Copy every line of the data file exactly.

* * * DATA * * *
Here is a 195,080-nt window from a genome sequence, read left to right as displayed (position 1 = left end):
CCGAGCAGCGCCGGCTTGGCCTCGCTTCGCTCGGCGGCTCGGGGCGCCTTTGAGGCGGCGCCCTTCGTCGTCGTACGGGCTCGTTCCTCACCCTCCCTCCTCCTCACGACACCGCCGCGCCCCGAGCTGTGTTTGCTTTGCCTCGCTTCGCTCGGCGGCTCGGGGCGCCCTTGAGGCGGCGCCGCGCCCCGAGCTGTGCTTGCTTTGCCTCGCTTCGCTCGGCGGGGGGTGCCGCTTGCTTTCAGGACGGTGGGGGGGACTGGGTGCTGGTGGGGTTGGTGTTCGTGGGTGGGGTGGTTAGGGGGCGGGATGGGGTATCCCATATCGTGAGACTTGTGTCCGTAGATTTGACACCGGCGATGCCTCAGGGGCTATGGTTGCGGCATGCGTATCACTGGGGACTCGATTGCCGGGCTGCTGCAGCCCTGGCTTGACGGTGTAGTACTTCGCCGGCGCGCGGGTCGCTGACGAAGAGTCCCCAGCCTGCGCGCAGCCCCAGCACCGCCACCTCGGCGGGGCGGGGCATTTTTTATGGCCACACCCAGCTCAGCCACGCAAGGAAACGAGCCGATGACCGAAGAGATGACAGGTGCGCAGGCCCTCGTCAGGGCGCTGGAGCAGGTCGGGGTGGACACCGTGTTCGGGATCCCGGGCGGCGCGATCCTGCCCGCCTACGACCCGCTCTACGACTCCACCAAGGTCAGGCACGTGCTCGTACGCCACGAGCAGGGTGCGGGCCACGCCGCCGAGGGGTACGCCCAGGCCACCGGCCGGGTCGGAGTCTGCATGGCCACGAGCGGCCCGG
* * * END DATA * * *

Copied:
Here is a 195,080-nt window from a genome sequence, read left to right as displayed (position 1 = left end):
CCGAGCAGCGCCGGCTTGGCCTCGCTTCGCTCGGCGGCTCGGGGCGCCTTTGAGGCGGCGCCCTTCGTCGTCGTACGGGCTCGTTCCTCACCCTCCCTCCTCCTCACGACACCGCCGCGCCCCGAGCTGTGTTTGCTTTGCCTCGCTTCGCTCGGCGGCTCGGGGCGCCCTTGAGGCGGCGCCGCGCCCCGAGCTGTGCTTGCTTTGCCTCGCTTCGCTCGGCGGGGGGTGCCGCTTGCTTTCAGGACGGTGGGGGGGACTGGGTGCTGGTGGGGTTGGTGTTCGTGGGTGGGGTGGTTAGGGGGCGGGATGGGGTATCCCATATCGTGAGACTTGTGTCCGTAGATTTGACACCGGCGATGCCTCAGGGGCTATGGTTGCGGCATGCGTATCACTGGGGACTCGATTGCCGGGCTGCTGCAGCCCTGGCTTGACGGTGTAGTACTTCGCCGGCGCGCGGGTCGCTGACGAAGAGTCCCCAGCCTGCGCGCAGCCCCAGCACCGCCACCTCGGCGGGGCGGGGCATTTTTTATGGCCACACCCAGCTCAGCCACGCAAGGAAACGAGCCGATGACCGAAGAGATGACAGGTGCGCAGGCCCTCGTCAGGGCGCTGGAGCAGGTCGGGGTGGACACCGTGTTCGGGATCCCGGGCGGCGCGATCCTGCCCGCCTACGACCCGCTCTACGACTCCACCAAGGTCAGGCACGTGCTCGTACGCCACGAGCAGGGTGCGGGCCACGCCGCCGAGGGGTACGCCCAGGCCACCGGCCGGGTCGGAGTCTGCATGGCCACGAGCGGCCCGG